> Download PDF: SWF-Two Species.pdf (A4, 42 pages - 3.9 mb)
> Download PDF: SWF-Diagnostics Manual.pdf (A4, 85 pages - 1.6 mb)
> Download PDF: SWF-Surveillance.pdf (A4, 2 pages - 744 k)
> Download PDF: SWF-Barge Facility.pdf (A4, 3 pages - 556 k)
> Download PDF: SWF-Risk Management.pdf (A4, 7 pages - 984 k)
> Download PDF: SWF-Chemical Control.pdf (A4, 40 pages - 356 k)
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Many people have a dislike or superstition of spiders, but spiders perform a very important ecological role in controlling many insect pests. Someone estimated that the weight of insects eaten by spiders every year is greater than the weight of the total human race!

In Australia, there are about 2,000 different spider species, most unlikely to be seen by us as they are mainly hidden away in the daytime and hunt for their prey at night.

Very few have lethal bites but species of Funnel webs and the Redback spider are two and they both occur in the Australian Capital Territory.

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The information presented here comes from the CSIRO Entomology booklet, 'Some Common Spiders of the ACT' prepared by Russell Moran and illustrated by Anne Hastings in 1988. It has been revised by Russell Moran for this website.

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> Click here to DOWNLOAD PDF file: Spiders in ACT.pdf
   (A4, 9 pages - 1.1 mb)
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Different media outlets provide a conduit that connects specialists, be they scientists or sailors, car or sports enthusiasts, with an interested and often non-specialized or unqualified public. None of us are specialists at everything - even within our specialized subjects - hence the value of the 'New Scientist' or 'Australian Sailing' magazines, for example.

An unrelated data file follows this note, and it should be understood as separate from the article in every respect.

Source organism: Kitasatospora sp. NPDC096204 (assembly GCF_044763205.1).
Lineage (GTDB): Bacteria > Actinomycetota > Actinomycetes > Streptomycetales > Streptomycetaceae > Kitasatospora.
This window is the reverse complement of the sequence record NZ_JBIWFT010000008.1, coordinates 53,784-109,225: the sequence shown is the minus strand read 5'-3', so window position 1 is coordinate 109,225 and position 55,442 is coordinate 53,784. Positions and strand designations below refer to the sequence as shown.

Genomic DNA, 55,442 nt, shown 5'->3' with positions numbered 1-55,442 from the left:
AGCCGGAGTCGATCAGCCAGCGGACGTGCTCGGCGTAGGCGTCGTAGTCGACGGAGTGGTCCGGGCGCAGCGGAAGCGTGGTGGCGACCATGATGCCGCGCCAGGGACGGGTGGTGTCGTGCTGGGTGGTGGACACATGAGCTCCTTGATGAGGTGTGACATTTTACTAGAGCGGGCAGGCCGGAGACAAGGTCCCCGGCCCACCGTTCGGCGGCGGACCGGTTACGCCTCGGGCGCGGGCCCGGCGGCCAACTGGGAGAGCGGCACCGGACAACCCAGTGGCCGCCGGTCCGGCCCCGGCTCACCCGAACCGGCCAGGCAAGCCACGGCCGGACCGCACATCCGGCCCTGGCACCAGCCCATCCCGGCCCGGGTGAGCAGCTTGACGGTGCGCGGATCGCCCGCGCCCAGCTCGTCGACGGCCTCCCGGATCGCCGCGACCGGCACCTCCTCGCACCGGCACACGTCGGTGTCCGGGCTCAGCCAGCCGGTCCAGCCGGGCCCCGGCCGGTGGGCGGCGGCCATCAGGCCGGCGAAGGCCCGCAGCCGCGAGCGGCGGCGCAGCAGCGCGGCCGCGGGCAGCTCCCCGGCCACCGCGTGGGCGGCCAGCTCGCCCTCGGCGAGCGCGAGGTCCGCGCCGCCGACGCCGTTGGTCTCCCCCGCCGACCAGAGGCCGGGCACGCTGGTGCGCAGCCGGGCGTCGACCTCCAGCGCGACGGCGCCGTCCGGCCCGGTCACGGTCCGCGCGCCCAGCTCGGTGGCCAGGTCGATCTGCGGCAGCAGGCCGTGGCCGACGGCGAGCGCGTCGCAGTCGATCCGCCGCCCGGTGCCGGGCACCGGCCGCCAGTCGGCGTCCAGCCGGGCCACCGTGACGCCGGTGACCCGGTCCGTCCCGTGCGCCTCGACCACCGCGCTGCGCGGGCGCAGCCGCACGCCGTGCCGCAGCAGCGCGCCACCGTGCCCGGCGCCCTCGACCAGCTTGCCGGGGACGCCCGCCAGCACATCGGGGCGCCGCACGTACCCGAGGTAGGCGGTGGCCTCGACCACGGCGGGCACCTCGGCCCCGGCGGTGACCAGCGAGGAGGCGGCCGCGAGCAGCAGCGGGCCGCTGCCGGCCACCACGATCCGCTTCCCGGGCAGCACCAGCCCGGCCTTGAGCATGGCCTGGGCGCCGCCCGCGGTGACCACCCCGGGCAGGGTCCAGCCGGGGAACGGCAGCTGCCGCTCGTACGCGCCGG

I have always been a firm believer in talking about my scientific interests with the public, starting with children's TV programs in UK in the early 1960s, talks to community groups and schools, news and current affairs interviews for radio, TV and the print media. Articles for popular journals such as Air Niugini's in-flight magazine, 'Paradise', proved a good vehicle for showing off colour photos (see WASPS).

Running the European Wasp Awareness program for the A.C.T. Government in Canberra for the past six years makes it mandatory for me to get on the box and radio and cajole the local press to run stories on the wasp. By raising awareness and understanding in this way we seem to be having some influence in reducing the adverse impact of this urban pest - but only time will tell how effective we have been.

 
 
> Click here to DOWNLOAD PDF file: Press Articles.pdf
   (A4, 19 pages - 3.6 mb)
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Links to other sites of interest...

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Serious sailing began for me on arrival in Hobart, Tasmania, in 1971. Buying a 28-foot keel boat and learning to sail was a high point in my life. Sailing with friends on Weeneon the Derwent and beyond was memorable. A honeymoon cruise to Bruny Island on my Naiad III was even more so.

My interest in boats continued in Papua New Guinea with Caprice a 25 footer and then Even a 60-footer and previous Line Honours winner in the 1955 Sydney-Hobart Race. A 21-foot workboat and a Heron dinghy were also added to the owner's list.